21/02/2018 London News


21/02/2018

The latest news, sport and weather from London.


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Transcript


LineFromTo

Good evening, I'm Asad Ahmad.

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Two men have been stabbed to death

in separate attacks,

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in the space of just two hours

in north London.

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There were other knife

attacks in the area too,

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but of the fatalities,

was 17-year-old Abdikarim Hassan.

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The other was Sadiq Adan Mohammed,

20 years old, who's brother was also

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stabbed to death last year.

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Their mother, Fowsiya Abdi,

spoke to Chris Rogers about her loss

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and her feelings over knife crime.

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The last photo of

Fowsiya's son, Sadiq.

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When she received the news

he was one of two Somali men who had

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been stabbed to death in one night,

she was already grieving.

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She lost her other son

Mohammed five months

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ago, brutally stabbed.

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And her nephew was

also stabbed to death

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four years before.

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Why?

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You have lost two sons...

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Two sons.

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To stabbings?

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Yes.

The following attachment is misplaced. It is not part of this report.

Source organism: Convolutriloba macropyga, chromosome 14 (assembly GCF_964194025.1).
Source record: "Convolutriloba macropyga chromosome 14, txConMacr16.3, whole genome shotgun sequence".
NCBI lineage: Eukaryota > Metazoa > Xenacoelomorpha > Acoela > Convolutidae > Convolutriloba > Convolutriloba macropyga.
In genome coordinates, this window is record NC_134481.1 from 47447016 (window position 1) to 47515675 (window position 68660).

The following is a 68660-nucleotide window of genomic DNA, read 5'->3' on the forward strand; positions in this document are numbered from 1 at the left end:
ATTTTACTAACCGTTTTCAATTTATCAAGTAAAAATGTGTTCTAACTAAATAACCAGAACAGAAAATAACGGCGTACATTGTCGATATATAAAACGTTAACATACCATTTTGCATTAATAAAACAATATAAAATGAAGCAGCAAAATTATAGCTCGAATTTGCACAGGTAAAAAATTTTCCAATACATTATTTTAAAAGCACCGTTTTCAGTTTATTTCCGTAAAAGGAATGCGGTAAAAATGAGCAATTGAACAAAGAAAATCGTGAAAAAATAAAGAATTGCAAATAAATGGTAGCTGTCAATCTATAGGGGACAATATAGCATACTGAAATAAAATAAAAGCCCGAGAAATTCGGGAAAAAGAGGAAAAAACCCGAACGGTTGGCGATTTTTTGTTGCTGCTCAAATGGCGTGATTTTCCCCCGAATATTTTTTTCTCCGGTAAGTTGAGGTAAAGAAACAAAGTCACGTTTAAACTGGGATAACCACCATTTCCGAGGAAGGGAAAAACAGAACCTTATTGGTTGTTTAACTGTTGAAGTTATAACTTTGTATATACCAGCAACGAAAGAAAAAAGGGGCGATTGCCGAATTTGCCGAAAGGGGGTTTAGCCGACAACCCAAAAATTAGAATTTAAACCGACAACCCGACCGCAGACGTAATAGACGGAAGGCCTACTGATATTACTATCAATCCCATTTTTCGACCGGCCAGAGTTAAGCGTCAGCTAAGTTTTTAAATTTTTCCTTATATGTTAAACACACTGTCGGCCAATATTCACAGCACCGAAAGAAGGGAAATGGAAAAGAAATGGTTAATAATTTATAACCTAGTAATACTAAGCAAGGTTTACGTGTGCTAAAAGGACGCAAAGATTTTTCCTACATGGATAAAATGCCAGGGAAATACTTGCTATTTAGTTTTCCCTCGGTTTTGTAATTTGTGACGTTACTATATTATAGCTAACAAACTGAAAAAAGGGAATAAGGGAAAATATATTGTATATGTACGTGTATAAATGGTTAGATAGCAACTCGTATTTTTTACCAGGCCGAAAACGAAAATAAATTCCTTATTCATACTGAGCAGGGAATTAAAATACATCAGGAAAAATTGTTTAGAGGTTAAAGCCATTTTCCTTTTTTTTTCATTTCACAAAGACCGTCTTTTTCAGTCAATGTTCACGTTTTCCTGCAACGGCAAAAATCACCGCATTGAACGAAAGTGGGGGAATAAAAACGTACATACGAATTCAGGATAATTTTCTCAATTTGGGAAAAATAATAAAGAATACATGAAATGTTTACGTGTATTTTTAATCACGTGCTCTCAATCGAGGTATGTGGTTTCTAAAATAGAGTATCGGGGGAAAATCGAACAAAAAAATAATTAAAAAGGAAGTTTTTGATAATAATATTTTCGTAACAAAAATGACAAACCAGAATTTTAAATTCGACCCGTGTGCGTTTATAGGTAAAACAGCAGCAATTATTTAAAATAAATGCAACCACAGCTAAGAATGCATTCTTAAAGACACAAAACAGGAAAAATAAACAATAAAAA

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My sister's son.

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And I know you said they were both

good lads, educated.

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Yes.

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Is there any chance that they could

have had enemies, could have

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been involved in gang

culture of any kind?

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Do you think enough is being

done to tackle knife

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crime?

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There's a lot of knives here?

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She is a mother with

unimaginable loss.

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She blames a knife culture

in her community, that

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the police, she says,

have done little to tackle.

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What is your message to the people

who carry knives, who are

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intent on using them and used them

on both of your sons, what is your

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message as a mother who's lost two

sons to knife crime.

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A tragic story Chris -

and there's real anger

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in the community tonight?

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There is also fear and to try to

catch that, there are more police on

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the streets of Camden tonight and

four people were found in a car and

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have been arrested this evening.

There was a meeting at a local

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community in the last couple of

hours where they spoke to local

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police and officials, not just

demanding more police, but more

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resorts is to stop young people in

the area from falling into gang

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crime or falling victim to it. I

spoke to an outreach worker who was

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at the meeting and he said much more

needs to be done before more lives

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are lost.

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The communities are in real

difficult tension at the moment.

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They are worried, they are

scared, they don't know

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whether their son will be next.

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Everyone I speak to is

devastated and thinking,

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what about my children,

what's going to happen

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to my children?

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And I think the community needs

to be reassured of that.